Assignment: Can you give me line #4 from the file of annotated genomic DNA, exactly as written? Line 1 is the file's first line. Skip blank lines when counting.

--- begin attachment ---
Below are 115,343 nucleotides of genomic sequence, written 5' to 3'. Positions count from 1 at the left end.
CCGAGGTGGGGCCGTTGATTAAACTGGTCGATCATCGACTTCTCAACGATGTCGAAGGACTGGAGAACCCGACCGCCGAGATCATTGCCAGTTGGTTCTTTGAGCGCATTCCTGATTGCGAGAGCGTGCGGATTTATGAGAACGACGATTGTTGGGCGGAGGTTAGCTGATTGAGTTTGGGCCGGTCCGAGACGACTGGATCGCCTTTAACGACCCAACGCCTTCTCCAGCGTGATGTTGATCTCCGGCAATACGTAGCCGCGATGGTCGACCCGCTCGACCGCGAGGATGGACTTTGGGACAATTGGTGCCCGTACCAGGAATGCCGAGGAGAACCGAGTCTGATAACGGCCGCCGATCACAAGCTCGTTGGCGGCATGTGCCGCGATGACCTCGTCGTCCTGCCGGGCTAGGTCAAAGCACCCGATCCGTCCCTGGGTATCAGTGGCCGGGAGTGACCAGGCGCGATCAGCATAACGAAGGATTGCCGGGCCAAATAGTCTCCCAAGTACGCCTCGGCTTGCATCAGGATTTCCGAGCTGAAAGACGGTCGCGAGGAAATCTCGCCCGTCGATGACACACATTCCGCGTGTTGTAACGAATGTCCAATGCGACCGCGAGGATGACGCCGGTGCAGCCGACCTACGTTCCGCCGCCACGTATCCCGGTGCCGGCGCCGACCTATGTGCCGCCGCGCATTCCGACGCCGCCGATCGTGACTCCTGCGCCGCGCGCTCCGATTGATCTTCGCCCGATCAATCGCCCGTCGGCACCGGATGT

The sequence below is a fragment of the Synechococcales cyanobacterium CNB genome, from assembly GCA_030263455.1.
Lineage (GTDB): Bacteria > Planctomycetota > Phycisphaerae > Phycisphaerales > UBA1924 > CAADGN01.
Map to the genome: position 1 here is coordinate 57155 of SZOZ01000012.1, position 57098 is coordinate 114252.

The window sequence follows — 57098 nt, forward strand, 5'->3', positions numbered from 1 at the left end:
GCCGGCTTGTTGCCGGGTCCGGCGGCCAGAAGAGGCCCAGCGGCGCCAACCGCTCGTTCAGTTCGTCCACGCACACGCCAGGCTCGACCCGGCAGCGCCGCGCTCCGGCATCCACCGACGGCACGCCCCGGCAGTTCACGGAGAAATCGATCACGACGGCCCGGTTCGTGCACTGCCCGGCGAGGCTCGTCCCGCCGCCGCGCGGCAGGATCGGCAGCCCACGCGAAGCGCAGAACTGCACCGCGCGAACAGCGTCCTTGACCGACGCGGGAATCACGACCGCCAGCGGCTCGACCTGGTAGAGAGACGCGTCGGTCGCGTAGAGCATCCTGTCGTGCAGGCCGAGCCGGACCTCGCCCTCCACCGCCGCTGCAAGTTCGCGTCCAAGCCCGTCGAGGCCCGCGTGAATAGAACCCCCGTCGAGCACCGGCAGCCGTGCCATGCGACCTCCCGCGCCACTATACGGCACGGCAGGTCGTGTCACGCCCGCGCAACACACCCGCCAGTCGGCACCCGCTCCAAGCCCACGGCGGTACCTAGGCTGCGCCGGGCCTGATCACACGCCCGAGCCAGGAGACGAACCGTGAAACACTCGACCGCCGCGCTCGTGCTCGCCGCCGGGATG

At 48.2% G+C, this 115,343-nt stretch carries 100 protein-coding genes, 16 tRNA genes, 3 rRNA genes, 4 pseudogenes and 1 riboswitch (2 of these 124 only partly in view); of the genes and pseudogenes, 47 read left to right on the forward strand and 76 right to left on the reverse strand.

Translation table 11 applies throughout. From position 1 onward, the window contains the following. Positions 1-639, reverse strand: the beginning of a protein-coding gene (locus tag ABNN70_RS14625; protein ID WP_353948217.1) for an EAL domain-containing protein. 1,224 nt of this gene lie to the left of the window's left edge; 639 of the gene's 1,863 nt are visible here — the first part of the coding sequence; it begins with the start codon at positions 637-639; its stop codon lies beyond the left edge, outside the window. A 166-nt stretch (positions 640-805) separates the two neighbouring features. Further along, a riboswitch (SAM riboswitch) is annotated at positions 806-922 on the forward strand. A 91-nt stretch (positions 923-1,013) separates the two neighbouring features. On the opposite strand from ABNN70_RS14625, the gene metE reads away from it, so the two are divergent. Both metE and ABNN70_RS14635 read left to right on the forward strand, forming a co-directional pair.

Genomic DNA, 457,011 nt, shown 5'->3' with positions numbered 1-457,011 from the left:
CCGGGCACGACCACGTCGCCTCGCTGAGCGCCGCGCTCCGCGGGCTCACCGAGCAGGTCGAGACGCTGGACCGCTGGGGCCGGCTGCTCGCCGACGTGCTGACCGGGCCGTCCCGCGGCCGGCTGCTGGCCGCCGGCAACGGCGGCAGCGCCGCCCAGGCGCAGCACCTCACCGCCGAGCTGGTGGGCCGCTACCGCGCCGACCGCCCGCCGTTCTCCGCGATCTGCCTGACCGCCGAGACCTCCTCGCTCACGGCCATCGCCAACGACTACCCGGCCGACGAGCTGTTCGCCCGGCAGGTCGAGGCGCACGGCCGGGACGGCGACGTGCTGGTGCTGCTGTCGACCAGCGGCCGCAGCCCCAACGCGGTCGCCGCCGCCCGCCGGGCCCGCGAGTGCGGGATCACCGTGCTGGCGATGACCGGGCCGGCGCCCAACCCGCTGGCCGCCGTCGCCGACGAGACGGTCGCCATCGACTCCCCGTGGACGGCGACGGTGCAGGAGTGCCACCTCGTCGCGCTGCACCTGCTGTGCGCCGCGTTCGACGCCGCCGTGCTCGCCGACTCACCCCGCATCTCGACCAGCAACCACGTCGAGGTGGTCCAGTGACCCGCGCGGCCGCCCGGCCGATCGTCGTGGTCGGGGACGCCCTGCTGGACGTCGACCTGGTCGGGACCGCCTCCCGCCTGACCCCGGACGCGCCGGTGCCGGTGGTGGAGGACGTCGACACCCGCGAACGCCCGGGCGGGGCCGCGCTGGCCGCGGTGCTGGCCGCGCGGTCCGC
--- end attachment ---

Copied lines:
Lineage (GTDB): Bacteria > Planctomycetota > Phycisphaerae > Phycisphaerales > UBA1924 > CAADGN01.